British brand Farer is inspired by travel, so all its watches share a moniker with an iconic explorer. The Carter is named after Howard, the man who cracked open Tutankhamun’s tomb in 1922.
Though you don’t get much in the way of mummy memorabilia, it does feature a GMT dual time – so you can tell the time on an Egyptian dig and back home in the UK – and the brand’s signature bronze crown.
Available at Farer, priced £420.
Nixon Sentry SS SW
Last year, Nixon celebrated the return of cinema’s biggest franchise with a collection of watches that joined the Dark Side. Now, for those who’d rather rep the Rebel Alliance, they’ve come over a touch lighter.
This C-3PO-inspired timepiece taps into the enduring trend for gold cases and keeps the Star Wars references subtle – the rings on the dial are taken from the droid’s chest detailing, with exposed wires below – so you can wear it to work even if your office isn’t a comic book store.
Available at Nixon, priced £210.
Uniform Wares C35 With Milanese Strap
The ubiquity of minimalist timepieces is largely the fault of London brand Uniform Wares. Eschewing any fripperies, be that complications, hour markers or even a logo, the only marking on the C35’s dial is a call to quality, not branding – that it’s Swiss made.
(Related: The best affordable minimal watch brands)
The 35mm case is equally restrained and positions the brand at the forefront of another trend – away from alarm clock-sized timepieces and back to watches that don’t dwarf your wrist.
Available at Uniform Wares, priced £500.
Frederique Constant Slimline
It’s galling to drop Swiss timepiece money on a dress watch you only wear when you’re in black tie. So don’t. Frederique Constant’s Slimline offers everything you’d get in a four-figure watch – classic styling, a Geneva-based brand name and a low-profile case that fits under a shirt sleeve – but leaves enough in your budget to finally buy yourself a tuxedo, rather than renting. Again.
Available at The Watch Gallery, priced £390.
Triwa Charles Falken
All-black watches are trending. But if the murdered-out look is a bit glum for spring, then set inkiness against something that will catch the occasional glimpses of sunshine.
(Related: How to pull off all-black-errthing)
Triwa’s watches are – as you’d expect from a brand headquartered in Sweden – typically pared-back. Which means even subtle pops of contrast, like the ridged black subdial that echoes a vegetable-tanned, black leather strap, stand out. Less is more, after all.
Available at Triwa, priced £149.
Bulova Accutron II Precisionist Alpha
You can’t often buy a piece of horological history for under £300. But Bulova’s Accutron technology was a bona fide groundbreaker when it launched in 1960, replacing springs with a tuning fork that exponentially increased how accurate a wristwatch could be.
The latest version uses a quartz crystal instead, but that drive for precision remains; where most quartz watches lose around 15 seconds a month, the Accutron II slips less than that a year. So you’ve no excuse for ever being late.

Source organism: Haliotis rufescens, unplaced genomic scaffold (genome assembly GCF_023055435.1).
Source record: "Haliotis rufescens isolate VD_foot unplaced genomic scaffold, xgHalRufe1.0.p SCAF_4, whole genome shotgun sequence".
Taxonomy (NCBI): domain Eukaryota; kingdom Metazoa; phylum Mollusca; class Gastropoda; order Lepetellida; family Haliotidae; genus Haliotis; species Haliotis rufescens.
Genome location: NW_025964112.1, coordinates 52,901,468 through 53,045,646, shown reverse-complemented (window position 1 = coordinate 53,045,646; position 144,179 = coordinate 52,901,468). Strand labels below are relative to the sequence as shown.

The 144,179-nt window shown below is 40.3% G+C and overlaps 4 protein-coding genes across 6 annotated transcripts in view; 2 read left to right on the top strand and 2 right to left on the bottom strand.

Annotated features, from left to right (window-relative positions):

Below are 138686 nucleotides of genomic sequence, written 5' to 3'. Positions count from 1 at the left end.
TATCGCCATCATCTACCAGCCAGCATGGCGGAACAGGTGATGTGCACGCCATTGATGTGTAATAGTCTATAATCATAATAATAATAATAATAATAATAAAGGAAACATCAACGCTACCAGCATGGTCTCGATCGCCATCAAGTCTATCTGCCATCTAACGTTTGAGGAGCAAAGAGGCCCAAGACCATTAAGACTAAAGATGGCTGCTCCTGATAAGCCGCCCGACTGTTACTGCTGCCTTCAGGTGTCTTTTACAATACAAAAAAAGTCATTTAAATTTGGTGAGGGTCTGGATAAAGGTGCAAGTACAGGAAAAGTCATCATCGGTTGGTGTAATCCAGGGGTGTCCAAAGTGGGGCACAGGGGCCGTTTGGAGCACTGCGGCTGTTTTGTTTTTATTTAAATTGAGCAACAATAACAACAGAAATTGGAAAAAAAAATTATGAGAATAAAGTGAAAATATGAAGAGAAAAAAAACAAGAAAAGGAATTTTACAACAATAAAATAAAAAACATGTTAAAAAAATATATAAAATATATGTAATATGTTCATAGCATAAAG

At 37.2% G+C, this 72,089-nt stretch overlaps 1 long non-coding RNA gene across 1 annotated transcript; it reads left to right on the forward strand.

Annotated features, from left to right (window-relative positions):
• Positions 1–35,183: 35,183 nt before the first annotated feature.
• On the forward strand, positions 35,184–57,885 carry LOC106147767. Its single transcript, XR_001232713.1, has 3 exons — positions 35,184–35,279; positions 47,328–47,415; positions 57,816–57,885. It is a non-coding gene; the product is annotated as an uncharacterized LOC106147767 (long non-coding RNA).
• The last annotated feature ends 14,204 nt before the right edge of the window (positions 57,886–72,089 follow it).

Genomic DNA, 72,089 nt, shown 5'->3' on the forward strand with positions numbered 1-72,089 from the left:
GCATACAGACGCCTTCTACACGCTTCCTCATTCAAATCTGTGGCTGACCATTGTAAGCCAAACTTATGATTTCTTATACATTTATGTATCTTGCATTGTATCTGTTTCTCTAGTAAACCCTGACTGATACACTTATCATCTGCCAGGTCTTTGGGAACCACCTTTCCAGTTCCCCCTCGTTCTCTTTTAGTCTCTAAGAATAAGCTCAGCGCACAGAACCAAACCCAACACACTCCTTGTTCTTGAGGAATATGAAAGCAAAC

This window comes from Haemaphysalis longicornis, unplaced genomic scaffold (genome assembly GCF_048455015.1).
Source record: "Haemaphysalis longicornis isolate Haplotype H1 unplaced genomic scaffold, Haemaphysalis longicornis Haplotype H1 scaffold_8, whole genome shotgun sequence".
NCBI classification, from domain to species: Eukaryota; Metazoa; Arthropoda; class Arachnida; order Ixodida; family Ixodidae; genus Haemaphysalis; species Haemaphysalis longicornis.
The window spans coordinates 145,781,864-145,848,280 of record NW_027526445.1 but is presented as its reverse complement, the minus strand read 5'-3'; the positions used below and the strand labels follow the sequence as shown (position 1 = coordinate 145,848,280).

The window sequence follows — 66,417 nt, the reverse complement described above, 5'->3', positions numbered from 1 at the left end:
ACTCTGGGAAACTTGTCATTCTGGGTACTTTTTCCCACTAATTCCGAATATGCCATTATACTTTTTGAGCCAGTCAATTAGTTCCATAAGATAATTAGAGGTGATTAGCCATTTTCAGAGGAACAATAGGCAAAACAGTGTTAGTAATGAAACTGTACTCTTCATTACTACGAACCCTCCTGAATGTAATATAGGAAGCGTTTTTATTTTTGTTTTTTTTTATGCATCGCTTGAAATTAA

Available at Beaverbrooks, priced £299.
Hamilton Khaki Field Officer Automatic
Appearing on screen does wonders for a watch brand’s pedigree (just ask Omega why they keep paying to be on the wrist of James Bond). Doubtless why Hamilton agreed to create a pair of bespoke watches for Christopher Nolan’s time-bending Interstellar.
(Related: James Bond’s favourite menswear brands)
Though the precise model that appeared on Matthew McConaughey’s wrist never went into production, it was based on the brand’s Khaki range. And while this particular timepiece may not help you communicate through space-time, the fact that you can get an automatic movement from a watchmaker with this pedigree, with change from £500, is just as incomprehensible as the film.
Available at Chisholm Hunter, priced £480.
TW Steel Canteen Bracelet
Dutch brand TW Steel used to market itself as being, ‘Big in oversized watches’. Though that strapline disappeared as watches trended smaller, the hefty designs remain.
The 50mm CEO Canteen is an oversized case in point, and flouts the idea that the best things come in small packages. Here, the chunky steel case packs in a chronograph, a crown cap more commonly seen on equally chunky U-Boat watches, and an on-trend brilliant blue dial. Just make sure you’ve got the Arnie wrists to strap it onto.
Available at TW Steel, priced £419.
Frankly, the only thing you need to know about Victorinox’s tank-proof watches is that that description isn’t hyperbole; as part of the INOX’s testing, the brand ran over it with a 64-ton tank. Which means you can rest easy if you ever catch it on a door handle.
It’s also built to withstand everything from a 10m fall onto concrete, to a two-hour run in your washing machine’s spin cycle. So despite its price, it’s an heirloom watch by default. Because there’s no way it’ll break before it’s time to hand it down your kids.
Available at Watch Shop, priced £359.
Junghans Max Bill Hand-Winding
OK, so we’re busting our budget slightly. But if you can spare the price of a Nando’s then you can own one of horology’s most iconic designs. The Junghan’s Max Bill collection is named after Germany’s master of minimalism and the Hand-Winding version puts an automatic movement in the same price bracket as quartz.
(Related: The 8 best watch brands you’ve never heard of)
In keeping with its mid-century roots, the case is a gossamer 34mm, with an all-black dial and white Bauhaus numerals. When all your friends are rocking minimalist watches from brands just a few years old, rep the less-is-more OG instead.
Available at The Watch Gallery, priced £525.